Ninety lieutenant colonels and 131 colonels were selected for early retirement by the Selective Early Retirement Board that met Dec. 9, according to data provided to Air force Times on Wednesday by the Air Force Personnel Center.
The officers were notified of their selection Jan. 23 and are assigned a July 1 retirement date.
This SERB is one of several force management programs the cash-strapped Air Force is using this fiscal year to try to get down to authorized end-strength levels.
The selectees, by competitive category:
Line of the Air Force: 69 lieutenant colonels and 105 colonels.
Nurse Corps: Seven lieutenant colonels and seven colonels.
Biomedical Service Corps: Six lieutenant colonels and four colonels.
Judge Advocate General : Six lieutenant colonels and 11 colonels.
Medical Services Corps: Two lieutenant colonels and four colonels.
The board considered lieutenant colonels who had been passed over for promotion to colonel twice by Dec. 9. It also considered colonels with four years or more of active-duty time-in-grade by Dec. 9. But colonels who met the 2010 or 2012 boards were not considered.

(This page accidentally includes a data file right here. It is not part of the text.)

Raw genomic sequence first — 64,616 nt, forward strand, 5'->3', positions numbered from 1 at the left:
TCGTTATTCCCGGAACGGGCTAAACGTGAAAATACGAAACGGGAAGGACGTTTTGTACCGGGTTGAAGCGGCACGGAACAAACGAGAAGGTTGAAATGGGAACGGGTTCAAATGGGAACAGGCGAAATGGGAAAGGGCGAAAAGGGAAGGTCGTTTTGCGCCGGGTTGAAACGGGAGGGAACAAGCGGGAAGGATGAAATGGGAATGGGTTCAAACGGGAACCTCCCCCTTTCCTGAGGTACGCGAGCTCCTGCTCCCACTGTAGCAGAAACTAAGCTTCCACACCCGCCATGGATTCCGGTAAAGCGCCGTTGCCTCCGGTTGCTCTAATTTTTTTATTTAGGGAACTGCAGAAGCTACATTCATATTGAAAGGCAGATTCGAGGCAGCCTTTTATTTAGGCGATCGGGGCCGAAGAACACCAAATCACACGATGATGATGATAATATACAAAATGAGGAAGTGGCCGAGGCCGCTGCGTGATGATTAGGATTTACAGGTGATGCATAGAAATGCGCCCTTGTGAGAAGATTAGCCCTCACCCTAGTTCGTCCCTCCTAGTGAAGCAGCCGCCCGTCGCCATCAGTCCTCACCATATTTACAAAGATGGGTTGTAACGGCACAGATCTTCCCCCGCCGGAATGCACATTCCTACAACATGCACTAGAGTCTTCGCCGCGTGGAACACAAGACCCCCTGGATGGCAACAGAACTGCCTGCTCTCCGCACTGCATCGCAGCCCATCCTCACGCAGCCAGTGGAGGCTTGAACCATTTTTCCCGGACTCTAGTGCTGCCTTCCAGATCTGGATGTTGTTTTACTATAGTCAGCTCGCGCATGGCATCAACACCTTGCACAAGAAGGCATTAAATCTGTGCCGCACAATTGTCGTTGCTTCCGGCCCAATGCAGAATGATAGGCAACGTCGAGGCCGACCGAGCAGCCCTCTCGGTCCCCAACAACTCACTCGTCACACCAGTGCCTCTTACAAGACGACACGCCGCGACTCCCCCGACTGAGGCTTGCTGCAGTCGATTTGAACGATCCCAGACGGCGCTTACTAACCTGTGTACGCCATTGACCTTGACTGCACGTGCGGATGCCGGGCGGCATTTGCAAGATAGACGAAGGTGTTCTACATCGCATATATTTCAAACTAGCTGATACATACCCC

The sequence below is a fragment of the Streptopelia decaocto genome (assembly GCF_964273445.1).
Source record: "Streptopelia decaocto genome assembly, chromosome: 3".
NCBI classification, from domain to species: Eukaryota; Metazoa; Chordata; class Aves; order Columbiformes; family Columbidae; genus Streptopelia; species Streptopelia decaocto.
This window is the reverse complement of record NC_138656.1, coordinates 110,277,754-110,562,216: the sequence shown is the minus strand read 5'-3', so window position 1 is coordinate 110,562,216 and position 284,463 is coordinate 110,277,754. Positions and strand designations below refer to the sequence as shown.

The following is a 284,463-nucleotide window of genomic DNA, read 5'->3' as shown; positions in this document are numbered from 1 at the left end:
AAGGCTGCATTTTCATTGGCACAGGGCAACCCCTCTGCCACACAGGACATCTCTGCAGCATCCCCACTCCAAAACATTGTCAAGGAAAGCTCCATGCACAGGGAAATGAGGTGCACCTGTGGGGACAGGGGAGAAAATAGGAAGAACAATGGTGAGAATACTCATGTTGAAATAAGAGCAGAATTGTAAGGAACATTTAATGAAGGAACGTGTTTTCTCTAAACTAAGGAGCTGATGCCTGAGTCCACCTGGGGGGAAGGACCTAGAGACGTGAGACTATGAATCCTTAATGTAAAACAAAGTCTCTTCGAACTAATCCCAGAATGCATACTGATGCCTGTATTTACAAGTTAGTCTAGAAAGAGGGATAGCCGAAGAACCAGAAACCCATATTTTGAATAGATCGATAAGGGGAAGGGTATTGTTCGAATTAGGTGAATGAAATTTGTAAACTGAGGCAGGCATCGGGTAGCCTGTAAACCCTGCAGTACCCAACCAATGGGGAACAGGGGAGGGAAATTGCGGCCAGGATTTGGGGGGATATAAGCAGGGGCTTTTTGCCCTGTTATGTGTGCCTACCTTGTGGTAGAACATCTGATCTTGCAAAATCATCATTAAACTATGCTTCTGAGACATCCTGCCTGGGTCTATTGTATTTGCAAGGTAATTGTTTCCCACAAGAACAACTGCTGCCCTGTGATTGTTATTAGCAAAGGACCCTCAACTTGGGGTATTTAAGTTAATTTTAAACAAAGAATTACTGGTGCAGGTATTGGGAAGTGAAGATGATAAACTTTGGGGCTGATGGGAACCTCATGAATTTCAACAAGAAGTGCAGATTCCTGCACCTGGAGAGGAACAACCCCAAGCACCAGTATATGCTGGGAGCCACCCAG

No more than 30 percent of the officers in each grade and in each competitive category can be selected for retirement under a SERB.
The Air Force also has faced a promotion logjam in recent years that it hopes the SERB will help fix. Colonels are staying in the Air Force longer, which means there are fewer vacancies for lieutenant colonels to move into. This has a domino effect for majors and captains, who also canít get promoted.
For example, the Air Force canceled the majors board that would have been held December 2013 due to record-high retention. In November, it pushed back the next board, which was originally expected to be held next summer, to December 2014, to minimize the time between when a captain is selected for promotion and when he pins on his new rank. The last time a majors board was held was in December 2012.